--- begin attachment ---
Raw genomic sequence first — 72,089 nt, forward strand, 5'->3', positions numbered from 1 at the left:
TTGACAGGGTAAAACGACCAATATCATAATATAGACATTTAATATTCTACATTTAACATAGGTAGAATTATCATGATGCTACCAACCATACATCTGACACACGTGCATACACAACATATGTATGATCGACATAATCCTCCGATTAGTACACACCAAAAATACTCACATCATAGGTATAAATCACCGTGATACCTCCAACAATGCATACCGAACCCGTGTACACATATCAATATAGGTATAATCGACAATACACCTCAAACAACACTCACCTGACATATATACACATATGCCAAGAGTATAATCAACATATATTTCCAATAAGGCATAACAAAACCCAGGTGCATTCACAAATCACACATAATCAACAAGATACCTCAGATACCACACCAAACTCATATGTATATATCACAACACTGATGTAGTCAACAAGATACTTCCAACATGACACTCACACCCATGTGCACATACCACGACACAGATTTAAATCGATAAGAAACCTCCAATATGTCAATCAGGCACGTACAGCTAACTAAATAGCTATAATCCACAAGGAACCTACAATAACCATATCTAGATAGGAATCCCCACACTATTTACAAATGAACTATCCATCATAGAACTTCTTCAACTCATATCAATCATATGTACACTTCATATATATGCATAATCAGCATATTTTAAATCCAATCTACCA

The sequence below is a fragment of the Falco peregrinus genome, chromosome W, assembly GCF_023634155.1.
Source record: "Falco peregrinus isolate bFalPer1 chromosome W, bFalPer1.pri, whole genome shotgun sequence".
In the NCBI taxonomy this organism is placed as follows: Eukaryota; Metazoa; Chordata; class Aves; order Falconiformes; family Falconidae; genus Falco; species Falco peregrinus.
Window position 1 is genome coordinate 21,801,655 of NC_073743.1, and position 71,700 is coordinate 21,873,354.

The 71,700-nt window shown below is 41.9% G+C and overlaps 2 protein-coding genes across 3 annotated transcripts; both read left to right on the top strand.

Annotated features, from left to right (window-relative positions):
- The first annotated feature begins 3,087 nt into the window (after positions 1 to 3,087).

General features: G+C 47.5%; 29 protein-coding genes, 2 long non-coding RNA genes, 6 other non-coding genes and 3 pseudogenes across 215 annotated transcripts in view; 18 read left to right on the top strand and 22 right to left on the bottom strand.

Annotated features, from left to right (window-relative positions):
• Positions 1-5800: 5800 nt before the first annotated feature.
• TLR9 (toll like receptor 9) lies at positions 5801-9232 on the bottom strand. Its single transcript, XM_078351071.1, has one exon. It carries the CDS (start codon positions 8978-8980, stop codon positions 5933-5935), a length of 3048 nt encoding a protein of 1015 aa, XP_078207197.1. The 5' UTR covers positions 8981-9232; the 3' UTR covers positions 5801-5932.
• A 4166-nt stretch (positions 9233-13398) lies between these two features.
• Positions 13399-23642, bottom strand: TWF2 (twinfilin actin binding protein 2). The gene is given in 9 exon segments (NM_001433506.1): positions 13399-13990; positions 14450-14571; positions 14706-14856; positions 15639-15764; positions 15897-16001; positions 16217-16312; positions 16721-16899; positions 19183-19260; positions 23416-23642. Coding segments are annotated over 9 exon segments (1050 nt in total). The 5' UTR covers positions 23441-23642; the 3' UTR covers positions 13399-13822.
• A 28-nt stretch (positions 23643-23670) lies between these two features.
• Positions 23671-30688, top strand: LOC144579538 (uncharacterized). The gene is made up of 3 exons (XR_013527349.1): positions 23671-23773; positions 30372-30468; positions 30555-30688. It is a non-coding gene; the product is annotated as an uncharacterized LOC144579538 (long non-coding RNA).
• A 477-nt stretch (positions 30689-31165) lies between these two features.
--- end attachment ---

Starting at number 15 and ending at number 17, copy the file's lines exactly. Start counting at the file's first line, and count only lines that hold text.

• Positions 13399-23642, bottom strand: TWF2 (twinfilin actin binding protein 2). The gene is given in 9 exon segments (NM_001433506.1): positions 13399-13990; positions 14450-14571; positions 14706-14856; positions 15639-15764; positions 15897-16001; positions 16217-16312; positions 16721-16899; positions 19183-19260; positions 23416-23642. Coding segments are annotated over 9 exon segments (1050 nt in total). The 5' UTR covers positions 23441-23642; the 3' UTR covers positions 13399-13822.
• A 28-nt stretch (positions 23643-23670) lies between these two features.
• Positions 23671-30688, top strand: LOC144579538 (uncharacterized). The gene is made up of 3 exons (XR_013527349.1): positions 23671-23773; positions 30372-30468; positions 30555-30688. It is a non-coding gene; the product is annotated as an uncharacterized LOC144579538 (long non-coding RNA).